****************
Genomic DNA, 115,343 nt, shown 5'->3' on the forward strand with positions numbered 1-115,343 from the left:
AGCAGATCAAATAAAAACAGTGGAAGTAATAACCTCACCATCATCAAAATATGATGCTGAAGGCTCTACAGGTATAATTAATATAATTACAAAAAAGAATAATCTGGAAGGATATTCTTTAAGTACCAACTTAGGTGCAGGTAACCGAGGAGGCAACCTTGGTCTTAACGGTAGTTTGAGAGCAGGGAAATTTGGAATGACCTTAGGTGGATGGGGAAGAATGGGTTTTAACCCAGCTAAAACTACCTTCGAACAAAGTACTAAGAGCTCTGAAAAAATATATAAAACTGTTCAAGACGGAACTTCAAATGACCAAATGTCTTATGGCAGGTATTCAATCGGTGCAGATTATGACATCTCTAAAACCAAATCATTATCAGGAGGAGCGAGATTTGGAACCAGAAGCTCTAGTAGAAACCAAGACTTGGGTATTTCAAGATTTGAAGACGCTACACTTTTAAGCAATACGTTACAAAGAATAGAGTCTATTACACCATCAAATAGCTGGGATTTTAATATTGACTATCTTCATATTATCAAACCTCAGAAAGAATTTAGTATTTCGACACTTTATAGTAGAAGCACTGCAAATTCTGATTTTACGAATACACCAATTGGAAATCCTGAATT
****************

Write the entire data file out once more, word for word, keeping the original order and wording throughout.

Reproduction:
Genomic DNA, 115,343 nt, shown 5'->3' on the forward strand with positions numbered 1-115,343 from the left:
AGCAGATCAAATAAAAACAGTGGAAGTAATAACCTCACCATCATCAAAATATGATGCTGAAGGCTCTACAGGTATAATTAATATAATTACAAAAAAGAATAATCTGGAAGGATATTCTTTAAGTACCAACTTAGGTGCAGGTAACCGAGGAGGCAACCTTGGTCTTAACGGTAGTTTGAGAGCAGGGAAATTTGGAATGACCTTAGGTGGATGGGGAAGAATGGGTTTTAACCCAGCTAAAACTACCTTCGAACAAAGTACTAAGAGCTCTGAAAAAATATATAAAACTGTTCAAGACGGAACTTCAAATGACCAAATGTCTTATGGCAGGTATTCAATCGGTGCAGATTATGACATCTCTAAAACCAAATCATTATCAGGAGGAGCGAGATTTGGAACCAGAAGCTCTAGTAGAAACCAAGACTTGGGTATTTCAAGATTTGAAGACGCTACACTTTTAAGCAATACGTTACAAAGAATAGAGTCTATTACACCATCAAATAGCTGGGATTTTAATATTGACTATCTTCATATTATCAAACCTCAGAAAGAATTTAGTATTTCGACACTTTATAGTAGAAGCACTGCAAATTCTGATTTTACGAATACACCAATTGGAAATCCTGAATT